Buffalo Wings, Niagara Falls and home to some of the greatest American architecture of the late 19th and early 20th centuries is the little I knew of the City of Buffalo, New York when I accepted the invitation to participate in one of IBM’s Smarter Cities Challenges.
There appears to be some debate as to how the city acquired its name but originating around 1789 as a small trading community near the eponymous Buffalo Creek, by 1900, Buffalo was the 8th largest city in the United States and went on to become a major railroad hub, and the largest grain-milling center in the country. The latter part of the 20th century saw a reversal of fortunes: Great Lakes shipping was rerouted by the opening of the St Lawrence Seaway, and steel mills and other heavy industry relocated to places such as China. With the start of Amtrak in the 1970s, Buffalo Central Terminal was abandoned, and trains were rerouted to nearby Depew, New York (Buffalo-Depew) and Exchange Street Station. By 1990 the city had fallen back below its 1900 population levels.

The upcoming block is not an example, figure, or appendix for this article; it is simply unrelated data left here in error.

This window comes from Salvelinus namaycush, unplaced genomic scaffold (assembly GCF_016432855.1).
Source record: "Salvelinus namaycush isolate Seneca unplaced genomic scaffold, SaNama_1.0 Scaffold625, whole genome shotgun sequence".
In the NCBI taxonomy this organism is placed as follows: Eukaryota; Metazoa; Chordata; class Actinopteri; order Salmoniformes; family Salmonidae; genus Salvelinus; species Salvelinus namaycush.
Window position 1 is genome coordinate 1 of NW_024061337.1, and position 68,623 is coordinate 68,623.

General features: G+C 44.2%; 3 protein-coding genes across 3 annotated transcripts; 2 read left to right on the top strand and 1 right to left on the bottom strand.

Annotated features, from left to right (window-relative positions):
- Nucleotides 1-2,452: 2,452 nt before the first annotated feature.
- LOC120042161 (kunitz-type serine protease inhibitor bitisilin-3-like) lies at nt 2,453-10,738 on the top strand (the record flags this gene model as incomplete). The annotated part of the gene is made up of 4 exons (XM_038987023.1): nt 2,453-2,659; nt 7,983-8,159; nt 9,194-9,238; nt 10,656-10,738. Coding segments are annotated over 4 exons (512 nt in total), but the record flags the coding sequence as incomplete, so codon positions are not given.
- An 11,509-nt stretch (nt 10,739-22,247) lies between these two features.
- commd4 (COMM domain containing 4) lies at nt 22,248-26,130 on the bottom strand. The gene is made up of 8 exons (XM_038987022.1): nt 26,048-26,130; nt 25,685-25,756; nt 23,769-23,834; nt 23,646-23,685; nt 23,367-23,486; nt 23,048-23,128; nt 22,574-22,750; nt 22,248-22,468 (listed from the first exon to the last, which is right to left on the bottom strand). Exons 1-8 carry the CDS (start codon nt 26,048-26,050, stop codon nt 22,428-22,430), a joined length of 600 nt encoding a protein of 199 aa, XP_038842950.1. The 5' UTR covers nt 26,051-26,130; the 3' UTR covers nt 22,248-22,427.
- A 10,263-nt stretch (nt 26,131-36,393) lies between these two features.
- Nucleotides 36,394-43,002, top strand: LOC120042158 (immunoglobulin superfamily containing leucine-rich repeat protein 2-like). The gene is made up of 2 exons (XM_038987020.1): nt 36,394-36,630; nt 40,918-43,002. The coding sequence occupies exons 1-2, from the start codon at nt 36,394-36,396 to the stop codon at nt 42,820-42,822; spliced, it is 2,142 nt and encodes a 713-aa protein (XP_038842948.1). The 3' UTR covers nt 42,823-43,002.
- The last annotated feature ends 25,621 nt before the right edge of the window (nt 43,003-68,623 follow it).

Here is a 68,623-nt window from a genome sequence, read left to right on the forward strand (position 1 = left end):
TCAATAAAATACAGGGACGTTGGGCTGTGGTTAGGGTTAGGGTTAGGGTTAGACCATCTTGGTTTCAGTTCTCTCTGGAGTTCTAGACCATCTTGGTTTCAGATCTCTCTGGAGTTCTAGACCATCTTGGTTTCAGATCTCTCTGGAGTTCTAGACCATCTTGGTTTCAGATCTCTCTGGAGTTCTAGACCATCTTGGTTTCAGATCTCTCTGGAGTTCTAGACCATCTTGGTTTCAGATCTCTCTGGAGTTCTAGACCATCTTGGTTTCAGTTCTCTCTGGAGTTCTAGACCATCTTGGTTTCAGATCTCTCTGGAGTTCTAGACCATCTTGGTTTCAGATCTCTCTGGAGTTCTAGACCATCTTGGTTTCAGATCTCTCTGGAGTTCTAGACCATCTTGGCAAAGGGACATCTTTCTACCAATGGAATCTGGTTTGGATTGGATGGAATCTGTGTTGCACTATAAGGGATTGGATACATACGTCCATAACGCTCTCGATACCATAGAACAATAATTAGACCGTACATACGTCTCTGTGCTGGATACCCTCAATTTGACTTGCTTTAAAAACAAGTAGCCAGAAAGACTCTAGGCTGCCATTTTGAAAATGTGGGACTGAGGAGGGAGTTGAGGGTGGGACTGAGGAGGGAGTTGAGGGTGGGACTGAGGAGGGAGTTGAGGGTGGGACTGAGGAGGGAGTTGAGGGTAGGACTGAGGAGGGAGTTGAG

Today, the region’s largest economic sectors are health care and education, and these continue to grow . This growth has been maintained, in part, by major expansions of the Buffalo Niagara Medical Campus and the University at Buffalo, The State University of New York. In 2010, Forbes rated Buffalo the 10th best place to raise a family in America.
Although I have the furthest to travel, I am the first to arrive at what will be home for the next 3 weeks – a historic neighborhood in the City of Buffalo, with some beautiful homes and cool architecture.
The challenge begins!